One of the best things Boomer parents can do for their 20-something children—other than letting them live at home until they’re established enough to launch—is to encourage them to think long and hard about the kind of life they want when they’re 50.
This might be a challenge for young adults whose concept of the future is measured in weeks and months rather than years and decades. But the single most important thing to understand about planning for life after 50 is that it’s best to do it early.
That may sound surprising, because for most of us 50 has been a time to start retirement planning. But for Millennials, 50 may be only halfway through their lives. They may not want to stop working at 65 or 70, and they may not be able to even if they did.
Still, when young adults are facing debt, iffy employment, low wages and high rents, why should they start squirreling away money as soon as they join the workforce?
First, if you can imagine a certain future, you can make the sequence of decisions that facilitate that future: what secondary education you’ll need for the career you want, where you should live to find and/or keep that career, and what kind of additional skills you’ll need to thrive in that job, because what you learned in high school and college will likely become outmoded.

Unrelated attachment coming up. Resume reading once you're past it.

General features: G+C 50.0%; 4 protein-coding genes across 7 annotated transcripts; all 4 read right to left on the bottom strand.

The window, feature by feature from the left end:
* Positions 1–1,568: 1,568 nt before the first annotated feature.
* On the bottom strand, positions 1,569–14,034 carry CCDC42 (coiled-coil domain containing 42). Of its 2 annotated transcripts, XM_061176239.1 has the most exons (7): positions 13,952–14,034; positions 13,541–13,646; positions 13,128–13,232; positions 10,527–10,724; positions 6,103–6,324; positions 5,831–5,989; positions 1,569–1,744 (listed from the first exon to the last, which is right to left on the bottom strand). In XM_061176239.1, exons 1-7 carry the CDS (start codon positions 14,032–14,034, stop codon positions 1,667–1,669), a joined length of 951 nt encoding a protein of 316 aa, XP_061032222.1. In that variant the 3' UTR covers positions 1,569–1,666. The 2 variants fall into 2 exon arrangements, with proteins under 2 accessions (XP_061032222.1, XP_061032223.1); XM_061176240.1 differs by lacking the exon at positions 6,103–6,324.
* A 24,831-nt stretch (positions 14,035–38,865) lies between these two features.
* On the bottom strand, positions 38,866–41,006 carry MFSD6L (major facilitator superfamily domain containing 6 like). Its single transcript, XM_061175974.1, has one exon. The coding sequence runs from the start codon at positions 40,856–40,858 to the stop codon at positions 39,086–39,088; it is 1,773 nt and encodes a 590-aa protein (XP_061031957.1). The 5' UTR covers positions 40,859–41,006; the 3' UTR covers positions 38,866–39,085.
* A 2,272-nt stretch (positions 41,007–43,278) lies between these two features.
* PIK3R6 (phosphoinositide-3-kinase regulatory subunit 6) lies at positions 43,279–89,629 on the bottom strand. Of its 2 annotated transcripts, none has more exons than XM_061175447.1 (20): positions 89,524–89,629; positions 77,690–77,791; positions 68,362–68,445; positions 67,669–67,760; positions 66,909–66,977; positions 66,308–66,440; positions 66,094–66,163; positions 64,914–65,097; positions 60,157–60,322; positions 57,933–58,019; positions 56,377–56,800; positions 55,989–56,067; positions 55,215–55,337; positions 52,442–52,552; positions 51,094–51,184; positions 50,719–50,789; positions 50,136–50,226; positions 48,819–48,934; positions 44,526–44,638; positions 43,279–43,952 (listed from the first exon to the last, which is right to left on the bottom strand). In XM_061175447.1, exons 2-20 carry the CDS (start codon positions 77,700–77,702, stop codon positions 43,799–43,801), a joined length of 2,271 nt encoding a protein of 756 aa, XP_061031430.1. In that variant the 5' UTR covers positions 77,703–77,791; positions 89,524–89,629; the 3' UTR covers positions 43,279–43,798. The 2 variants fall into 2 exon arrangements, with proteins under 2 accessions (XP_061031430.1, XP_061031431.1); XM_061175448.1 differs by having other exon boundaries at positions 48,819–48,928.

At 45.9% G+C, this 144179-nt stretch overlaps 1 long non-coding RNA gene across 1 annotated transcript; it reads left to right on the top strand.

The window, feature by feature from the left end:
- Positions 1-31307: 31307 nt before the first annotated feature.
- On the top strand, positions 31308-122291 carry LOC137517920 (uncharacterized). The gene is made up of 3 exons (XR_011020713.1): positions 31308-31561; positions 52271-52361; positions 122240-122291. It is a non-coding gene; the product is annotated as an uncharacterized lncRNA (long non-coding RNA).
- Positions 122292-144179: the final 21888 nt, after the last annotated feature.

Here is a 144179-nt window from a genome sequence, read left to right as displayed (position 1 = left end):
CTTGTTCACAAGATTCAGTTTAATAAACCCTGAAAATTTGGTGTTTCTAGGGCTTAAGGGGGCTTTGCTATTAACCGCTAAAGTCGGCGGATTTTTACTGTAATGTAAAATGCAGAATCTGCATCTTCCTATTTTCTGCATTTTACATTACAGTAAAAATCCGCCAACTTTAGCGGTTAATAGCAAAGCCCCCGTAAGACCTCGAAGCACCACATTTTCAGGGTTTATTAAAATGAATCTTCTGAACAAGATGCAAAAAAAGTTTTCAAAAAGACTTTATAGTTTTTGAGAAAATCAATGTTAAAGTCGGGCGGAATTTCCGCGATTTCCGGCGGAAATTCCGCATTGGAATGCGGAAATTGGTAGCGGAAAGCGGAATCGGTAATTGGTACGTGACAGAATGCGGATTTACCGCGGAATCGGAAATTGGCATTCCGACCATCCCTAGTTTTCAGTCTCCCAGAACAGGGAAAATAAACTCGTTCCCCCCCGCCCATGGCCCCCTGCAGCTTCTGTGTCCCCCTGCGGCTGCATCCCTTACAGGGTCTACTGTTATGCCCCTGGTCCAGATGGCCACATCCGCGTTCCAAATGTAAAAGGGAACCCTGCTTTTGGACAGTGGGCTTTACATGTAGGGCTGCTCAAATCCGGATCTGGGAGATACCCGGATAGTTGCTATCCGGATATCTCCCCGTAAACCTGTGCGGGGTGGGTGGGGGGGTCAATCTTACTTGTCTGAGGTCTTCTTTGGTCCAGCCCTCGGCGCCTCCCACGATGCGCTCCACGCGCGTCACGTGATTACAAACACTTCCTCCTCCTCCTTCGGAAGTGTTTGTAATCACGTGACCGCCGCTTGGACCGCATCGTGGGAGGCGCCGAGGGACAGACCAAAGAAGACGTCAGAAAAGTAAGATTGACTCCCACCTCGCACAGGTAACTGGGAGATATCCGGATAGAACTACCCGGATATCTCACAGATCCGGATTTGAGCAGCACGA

Other questions to consider: Will you want to start a business? Will you ever want to live abroad? Will you want to have a second career that has no relation to the first? Will you want to buy a house (or two or three)? If you have a family, how many kids can you afford? Where do you want to raise and educate them? Will you and your spouse both need to work to support a certain standard of living, and if so, what will you do about child care?
Next, if 20-somethings start saving as soon as they start earning, by the time they’re in their 50s or 60s they likely will have accrued the wealth that can support their plans for their later life, whether that involves full-time employment or not. Many financial experts say that saving 15% of your salary, starting as soon as you start working, is the best way to ensure financial security into your 80s and 90s. The good news is that by living longer you have a longer time span to build the wealth you’ll need to fund that longer life.
To help them understand why socking away 15% of their salary is the way to go, encourage your children and/or grandchildren to download William Bernstein’s free pamphlet, “If You Can: How Millennials Can Get Rich Slowly.” It’s short, it’s frank, and it’s refreshingly not dumbed down.
Find it here: http://efficientfrontier.com/ef/0adhoc/2books.htm